Tag Archives: housing

Affordable Housing Program

housingNew York is not known for its affordable housing. Officials and organizations are trying to address this issue. For example, Mayor Bill de Blasio is planning on building 80,000 additional affordable units in the next few years. And the Dunn Development Corp. that is being put in to action immediately which at present has 820 units that are being built.

Indeed, given that there has been so much construction in the luxurious front, affordable housing are not words associated with New York (the city having spent around $32 billion last year in construction). According to the New York City Building Congress around $11 billion of this was spent on residential construction.

These figures indicate that there are many more luxury high-rises being built in the city. This is because of the 60 percent increase, there is only a 22 percent escalation in the number of units (so more money is being spent on fewer units).

What is great about this is that for those in construction, the demand for their skills in the city is possibly higher than ever. There is so much building going on, that builders are needed to fill the positions.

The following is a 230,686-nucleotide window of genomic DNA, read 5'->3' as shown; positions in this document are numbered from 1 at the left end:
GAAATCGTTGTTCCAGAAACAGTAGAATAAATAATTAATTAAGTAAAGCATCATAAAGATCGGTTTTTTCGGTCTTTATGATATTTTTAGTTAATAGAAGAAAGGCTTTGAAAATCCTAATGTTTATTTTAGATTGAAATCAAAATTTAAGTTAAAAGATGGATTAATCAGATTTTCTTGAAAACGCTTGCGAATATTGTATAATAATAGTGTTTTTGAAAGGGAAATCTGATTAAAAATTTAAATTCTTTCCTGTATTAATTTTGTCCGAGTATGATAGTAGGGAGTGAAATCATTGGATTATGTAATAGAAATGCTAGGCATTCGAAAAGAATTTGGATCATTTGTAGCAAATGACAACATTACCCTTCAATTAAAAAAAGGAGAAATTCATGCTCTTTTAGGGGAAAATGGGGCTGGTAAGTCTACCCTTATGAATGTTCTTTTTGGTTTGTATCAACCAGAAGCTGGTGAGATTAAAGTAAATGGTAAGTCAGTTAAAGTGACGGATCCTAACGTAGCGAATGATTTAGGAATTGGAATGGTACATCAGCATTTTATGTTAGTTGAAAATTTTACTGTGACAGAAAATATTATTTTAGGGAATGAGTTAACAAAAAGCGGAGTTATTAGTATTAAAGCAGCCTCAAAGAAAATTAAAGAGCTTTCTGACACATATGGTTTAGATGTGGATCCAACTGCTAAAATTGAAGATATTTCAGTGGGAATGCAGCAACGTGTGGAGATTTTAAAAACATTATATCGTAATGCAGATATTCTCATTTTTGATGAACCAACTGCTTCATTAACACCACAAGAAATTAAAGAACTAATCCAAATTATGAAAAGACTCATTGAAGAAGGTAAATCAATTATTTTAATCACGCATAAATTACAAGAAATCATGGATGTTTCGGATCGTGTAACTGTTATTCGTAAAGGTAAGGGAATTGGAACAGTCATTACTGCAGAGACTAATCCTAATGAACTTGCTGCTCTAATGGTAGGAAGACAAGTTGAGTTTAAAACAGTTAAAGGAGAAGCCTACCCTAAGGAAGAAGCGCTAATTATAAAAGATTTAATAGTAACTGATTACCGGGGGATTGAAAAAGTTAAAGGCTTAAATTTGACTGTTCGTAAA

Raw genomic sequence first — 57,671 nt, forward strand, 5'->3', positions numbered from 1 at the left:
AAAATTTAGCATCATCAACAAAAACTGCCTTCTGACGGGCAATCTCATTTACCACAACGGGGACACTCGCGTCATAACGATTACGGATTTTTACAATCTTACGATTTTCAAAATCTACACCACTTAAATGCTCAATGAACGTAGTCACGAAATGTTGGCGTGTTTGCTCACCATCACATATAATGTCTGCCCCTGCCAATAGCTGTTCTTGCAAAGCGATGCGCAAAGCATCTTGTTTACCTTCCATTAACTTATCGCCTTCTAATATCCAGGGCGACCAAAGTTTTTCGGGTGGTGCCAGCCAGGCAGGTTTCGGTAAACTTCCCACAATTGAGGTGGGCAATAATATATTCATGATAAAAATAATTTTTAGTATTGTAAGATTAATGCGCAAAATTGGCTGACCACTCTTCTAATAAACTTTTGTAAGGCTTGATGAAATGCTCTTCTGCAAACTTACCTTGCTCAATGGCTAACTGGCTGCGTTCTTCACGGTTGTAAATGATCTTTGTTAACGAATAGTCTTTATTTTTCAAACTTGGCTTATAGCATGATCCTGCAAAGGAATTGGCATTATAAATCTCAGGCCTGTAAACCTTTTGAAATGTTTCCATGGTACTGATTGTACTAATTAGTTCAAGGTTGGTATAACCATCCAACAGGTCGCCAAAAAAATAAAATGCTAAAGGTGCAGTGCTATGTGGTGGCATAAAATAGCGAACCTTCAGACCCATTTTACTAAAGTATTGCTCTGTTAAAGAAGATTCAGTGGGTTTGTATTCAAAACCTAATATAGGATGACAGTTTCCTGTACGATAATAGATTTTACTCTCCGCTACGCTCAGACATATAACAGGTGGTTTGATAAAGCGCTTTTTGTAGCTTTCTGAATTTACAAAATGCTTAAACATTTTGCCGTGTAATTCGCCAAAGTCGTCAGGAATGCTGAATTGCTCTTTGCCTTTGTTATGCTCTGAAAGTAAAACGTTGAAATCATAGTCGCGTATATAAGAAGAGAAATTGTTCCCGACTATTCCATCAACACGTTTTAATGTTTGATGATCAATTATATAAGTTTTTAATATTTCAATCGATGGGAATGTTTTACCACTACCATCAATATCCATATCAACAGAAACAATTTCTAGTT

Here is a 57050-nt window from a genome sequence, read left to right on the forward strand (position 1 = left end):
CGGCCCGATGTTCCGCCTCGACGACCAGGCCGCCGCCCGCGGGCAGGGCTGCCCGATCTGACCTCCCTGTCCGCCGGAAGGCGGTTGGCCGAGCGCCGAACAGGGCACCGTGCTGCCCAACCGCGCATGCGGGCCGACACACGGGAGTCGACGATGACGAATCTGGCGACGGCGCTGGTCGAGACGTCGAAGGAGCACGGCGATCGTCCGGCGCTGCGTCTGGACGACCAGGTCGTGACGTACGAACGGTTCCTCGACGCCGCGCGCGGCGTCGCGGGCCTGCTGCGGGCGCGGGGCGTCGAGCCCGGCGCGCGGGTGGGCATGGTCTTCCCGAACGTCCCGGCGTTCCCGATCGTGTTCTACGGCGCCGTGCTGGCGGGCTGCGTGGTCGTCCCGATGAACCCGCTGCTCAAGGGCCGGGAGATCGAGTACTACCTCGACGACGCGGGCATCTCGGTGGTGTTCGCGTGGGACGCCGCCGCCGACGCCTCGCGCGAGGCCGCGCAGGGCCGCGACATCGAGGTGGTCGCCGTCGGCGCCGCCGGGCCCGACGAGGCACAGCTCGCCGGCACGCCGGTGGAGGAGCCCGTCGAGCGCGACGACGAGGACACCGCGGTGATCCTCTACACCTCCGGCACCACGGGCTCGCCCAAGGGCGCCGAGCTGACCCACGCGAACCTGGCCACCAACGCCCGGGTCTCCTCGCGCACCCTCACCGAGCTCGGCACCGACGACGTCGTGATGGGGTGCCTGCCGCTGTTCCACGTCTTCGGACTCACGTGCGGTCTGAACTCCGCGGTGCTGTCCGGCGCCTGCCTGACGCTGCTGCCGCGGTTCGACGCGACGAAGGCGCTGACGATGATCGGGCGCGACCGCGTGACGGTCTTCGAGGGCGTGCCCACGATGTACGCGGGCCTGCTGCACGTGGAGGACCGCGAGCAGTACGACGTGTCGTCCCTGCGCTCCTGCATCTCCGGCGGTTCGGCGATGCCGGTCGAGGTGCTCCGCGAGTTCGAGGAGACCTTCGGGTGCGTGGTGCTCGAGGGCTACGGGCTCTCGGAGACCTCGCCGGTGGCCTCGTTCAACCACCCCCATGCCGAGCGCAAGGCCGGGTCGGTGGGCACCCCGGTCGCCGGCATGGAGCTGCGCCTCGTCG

Affordable New York Housing

affordable-new-york-housingNew York’s State Attorney General’s Office is implementing a policy change to help keep the city’s housing affordable. Owners of buildings that rent out properties to people of differing incomes will be able to sell apartments at market rate on the condition that they maintain low-income rentals or create new apartments for those on restricted incomes.

According to state officials, before the change is implemented, the city will make sure that property owners will make at least a fifth of their units “permanently affordable.” This will include properties that have been subsidized by tax breaks and bond financing.

Up until now, proprietors were not allowed to sell their property until the affordability restrictions were lifted. Sometimes this took tens of years. And at that point, owners converted the whole property to market-rate units or condominiums. With this new ruling, it is anticipated that many thousands of low-income apartments will be preserved in New York City.

Both landlords and tenants in New York City are equally pleased with the move.